The importance of narrative in fight sports

Heavyweight clash between WBA, IBF, WBO, IBO World Champion Anthony Joshua and WBC World Champion Tyson Fury is now on.

Two fights to be scheduled in 2021 that will crown a new Undisputed Champion since Lennox Lewis back in 1999, when he defeated Evander Holyfield in back-to-back fights.

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Eddie Hearn, managing director of Matchroom Sport and Joshua’s manager, immediately told ESPN: “One of the fascinations about this fight will be the buildup because they’re two totally different characters, two totally different personalities. The mind games will be on another level for this fight. Tyson is very good at that. Anthony is excited by that. … He’s so pumped, so focused, he hasn’t stopped training since the [Kubrat] Pulev fight [in December]. He’s like a caged lion. The buildup is going to be epic”.

Neither Joshua or Fury are Cinderella Men, both of them are champions, both of them are great fighters, both of them represents an amazing fan base such as British boxing’s one.

Still, they NEED this fight to be put in the right perspective in terms of narrative in order to be SOLD.

Every contest, every sports match or fight has to mean for something great. People have no more time to waste (or let’s say, less time) to watch something which isn’t worth their time.

If I don’t see a new champion or something really important to change at the end of the fight/match/game, why should I watch?

That’s why so many titles came in boxing: a long list of new federations, belts, a great display of fantasy in order to crown fighters here and there to promote any kind of meaning to the fights.

In Joshua vs Fury case, this is not necessary because ALL the belts are there on the line. Still, it’s necessary to convince people that this is FINALLY the fight we all wanted and needed to happen.

Was it the same with the Wladimir Klitschko’s fights against Fury and Joshua, which he lost by the way? Yes, but…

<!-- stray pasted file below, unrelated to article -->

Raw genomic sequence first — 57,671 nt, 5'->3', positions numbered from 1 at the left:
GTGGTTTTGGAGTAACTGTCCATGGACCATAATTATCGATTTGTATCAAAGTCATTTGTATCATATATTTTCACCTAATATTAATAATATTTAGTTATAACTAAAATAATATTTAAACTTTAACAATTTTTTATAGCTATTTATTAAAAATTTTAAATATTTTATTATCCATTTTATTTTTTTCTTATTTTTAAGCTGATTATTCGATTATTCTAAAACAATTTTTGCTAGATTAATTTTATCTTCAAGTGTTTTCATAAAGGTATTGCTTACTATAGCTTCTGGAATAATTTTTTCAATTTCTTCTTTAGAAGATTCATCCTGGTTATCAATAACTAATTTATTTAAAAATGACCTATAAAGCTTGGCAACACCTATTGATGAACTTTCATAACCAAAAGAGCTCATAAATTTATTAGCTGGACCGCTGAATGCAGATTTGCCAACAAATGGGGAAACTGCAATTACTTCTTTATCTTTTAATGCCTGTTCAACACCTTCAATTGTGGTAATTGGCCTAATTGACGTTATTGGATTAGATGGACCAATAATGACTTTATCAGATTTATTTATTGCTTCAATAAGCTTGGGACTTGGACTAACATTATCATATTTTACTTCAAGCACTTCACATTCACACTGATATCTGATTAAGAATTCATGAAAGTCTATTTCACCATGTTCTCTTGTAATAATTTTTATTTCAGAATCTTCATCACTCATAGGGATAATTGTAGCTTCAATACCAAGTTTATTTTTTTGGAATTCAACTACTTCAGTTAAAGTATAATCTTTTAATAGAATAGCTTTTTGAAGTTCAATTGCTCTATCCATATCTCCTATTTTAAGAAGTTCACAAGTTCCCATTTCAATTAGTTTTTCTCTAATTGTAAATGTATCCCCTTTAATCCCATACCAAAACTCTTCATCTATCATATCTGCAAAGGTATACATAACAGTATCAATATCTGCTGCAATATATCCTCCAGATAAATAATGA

World Boxing Council (WBC) belt wasn’t there. For some years, Wladimir’s brother Vitali Klitschko held that title and there was no way they would step into the ring to fight each other. So, as strong as they were, as different as they were (Vitali was believed to be “tougher” than Wladimir), we missed a unified, recognized, unanimous World Heavyweight Champion.

This time, all the titles are in contention. This time is for REAL and it has to be sold this way. This time there will be no opinions, just facts. Two fights to determine who’s the man, who’s the best, who’s the unified, recognized, unanimous World Heavyweight Champion, the most important title in fight sports because of its story, its legacy and its drama.

Several generations grew up watching the Rocky saga in theater, home video or tv. We still are influenced by the 70s legends such as Muhammad Alì, Joe Frazier, George Foreman.

Here in Italy, despite a good number of World Champions in all weight classes, nobody is even close to Primo Carnera’s legendary aura. Not even Francesco Damiani, who held the WBO title in the same years as Mike Tyson wore the WBC, WBA, IBF titles as the Undisputed World Champion.

Why Primo? Because of that Heavyweight mystique.

That’s why these upcoming fights are made to set a new standard in boxing narrative. It lasted 22 years since the Undisputed Champion was crowned: too much, hopefully not too late to return to the boxing prime among fans and media all over the world.



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